United locked in cruise control

Everton brushed aside as Butt leads Ferguson's men on a stroll before their trip to Kiev
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The Independent Football

When the Manchester United supporters in the Bullens Road Stand began chanting "Champions", it was hard to know whether they were talking of the present or the future.

When the Manchester United supporters in the Bullens Road Stand began chanting "Champions", it was hard to know whether they were talking of the present or the future.

Facing an Everton side ruined by injury, they had won the game by half-time and had the passion and commitment to protect that lead remorselessly whenever it was threatened.

It is still officially summer but the field seems bare of challengers. Chelsea's internal politics have seen them spectacularly implode while Leeds, having lost to Manchester City and Ipswich, are in freefall. Realistically, there is just Arsenal left;if United keep up this form, the Scottish Premier League might look relatively open.

Sir Alex Ferguson and Walter Smith, men who made their managerial names at Pittodrie and Ibrox, were of the same opinion; United were irresistible. Ferguson reckoned the first half, in which his team scored three times in a dozen minutes, was their finest spell of football this season. There have been quite a few contenders already.

Everton recovered a goal and a slice of their pride after the interval but Smith expressed his disappointment when he remarked: "We allowed them to play at will."

If Manchester United's game plan was to win with the minimum of effort before their trek to Kiev's Olympic Stadium then they achieved their aim, although Fabien Barthez pulled a back muscle that will rule him out for Tuesday's Champions' League fixture.

By way of compensation, Wes Brown, starting his first game since April 1999 after which he wrecked his cruciate ligaments in a training-ground accident, came through a passionate game admirably, while Ferguson said he had "given Jaap Stam the weekend off".

United's first two goals came from their first two shots on target from open play and culminated from moves that, for their opponents, contained their usual tedious combination of flair and persistence.

Their first came after 26 minutes from the right where Denis Irwin gave the casual observer no idea he was out ofposition as he beat his man to send in a cross that Nicky Butt met before defender and goalkeeper.

Teddy Sheringham, partnering Ole Gunnar Solskjaer in the kind of seamless striker rotation system that Chelsea can only envy, should have had the second as he left David Weir lumbering in his wake and advanced on goal. Paul Gerrard made a fine one-handed save which succeeded only in turning the ball into Ryan Giggs' path. The finish was not straightforward; the Welshman was outside the area when the ball came to him, but the sweetness of his shot made it look an act of the utmost simplicity.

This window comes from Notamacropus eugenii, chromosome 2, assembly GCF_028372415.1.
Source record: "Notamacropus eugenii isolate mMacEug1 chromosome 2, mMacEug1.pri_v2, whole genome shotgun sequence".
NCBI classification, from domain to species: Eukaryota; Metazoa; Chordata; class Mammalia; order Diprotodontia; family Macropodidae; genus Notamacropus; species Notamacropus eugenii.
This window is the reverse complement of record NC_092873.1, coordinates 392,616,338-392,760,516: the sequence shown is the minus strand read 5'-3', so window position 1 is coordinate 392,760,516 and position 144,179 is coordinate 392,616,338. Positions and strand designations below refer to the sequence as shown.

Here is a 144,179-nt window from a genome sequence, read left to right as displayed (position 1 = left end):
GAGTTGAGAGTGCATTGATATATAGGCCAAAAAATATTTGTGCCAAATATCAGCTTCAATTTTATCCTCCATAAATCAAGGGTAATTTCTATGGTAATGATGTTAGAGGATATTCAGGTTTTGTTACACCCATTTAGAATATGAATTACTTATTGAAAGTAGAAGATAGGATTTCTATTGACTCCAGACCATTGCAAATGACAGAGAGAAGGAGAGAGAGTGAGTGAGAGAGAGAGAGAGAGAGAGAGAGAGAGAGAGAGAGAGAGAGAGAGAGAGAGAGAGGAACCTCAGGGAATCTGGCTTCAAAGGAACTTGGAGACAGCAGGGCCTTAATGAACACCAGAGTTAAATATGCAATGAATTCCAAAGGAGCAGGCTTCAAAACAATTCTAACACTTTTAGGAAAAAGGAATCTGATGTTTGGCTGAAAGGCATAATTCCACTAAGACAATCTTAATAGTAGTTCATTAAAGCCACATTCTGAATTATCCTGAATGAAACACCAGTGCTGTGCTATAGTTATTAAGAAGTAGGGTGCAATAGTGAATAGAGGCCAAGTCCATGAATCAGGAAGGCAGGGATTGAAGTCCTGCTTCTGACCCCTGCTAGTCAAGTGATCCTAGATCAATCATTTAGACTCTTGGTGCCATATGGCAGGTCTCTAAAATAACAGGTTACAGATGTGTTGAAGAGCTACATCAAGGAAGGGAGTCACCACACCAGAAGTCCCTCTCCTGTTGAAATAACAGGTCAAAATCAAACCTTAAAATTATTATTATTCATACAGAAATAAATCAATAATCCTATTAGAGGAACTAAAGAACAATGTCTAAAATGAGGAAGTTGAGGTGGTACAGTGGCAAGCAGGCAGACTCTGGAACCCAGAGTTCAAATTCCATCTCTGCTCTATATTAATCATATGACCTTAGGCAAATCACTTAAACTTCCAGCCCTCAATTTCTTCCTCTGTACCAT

You could say much the same about United's third, which involved the usual suspects; begun by Giggs, laid on by Sheringham, via the boot of Beckham, into Solskjaer's path with inevitable results.

There might have been even more self-inflicted, damage done, as Weir, who had a wretched game, twice committed cardinal errors in his own area, first miskicking with Paul Scholes feet away and then allowing himself to be dispossessed by Solksjaer six yards out. But for a marvellous save from Gerrard, United would have been four up and the conversation between the Everton captain and manager would have been heard well outside the home dressing room.

Brown, who Ferguson purred "will make a real centre-half", and Gary Neville, pushed into the heart of defence to cope with Francis Jeffers as he does when United face Michael Owen, coped well enough, with Everton's main threat (the term is a relative one) from Niclas Alexandersson.

Generally, however, their attempts to crack United open with long through-balls were defeated by a fundamental lack of accuracy. But accuracy was not a problem for Steve Watson who nine minutes after the restart served notice Everton would not allow themselves to be humiliated. His ball was fully 30 yards across the pitch and found Thomas Gravesen who drove his shot under Barthez. Ferguson was, nevertheless, roused to anger by the fact that the move had begun with a foul by Richard Dunne on Solskjaer that should have brought "a stone-cold penalty".

Moments later, Watson was deflecting a shot from Solskjaer off his own goal-line and when Beckham and Alex Nyarko began grappling with each other it seemed a game driven forward at a frenetic pace might overheat.

There was no real chance United would lose control of their emotions or the match and might have extended their lead as Dwight Yorke, the one striker with something to prove at Old Trafford this season, clipped Beckham's ball on to the post. Nevertheless, the second half ensured Everton would at least lose with honour - just about the most you can hope for in games with United.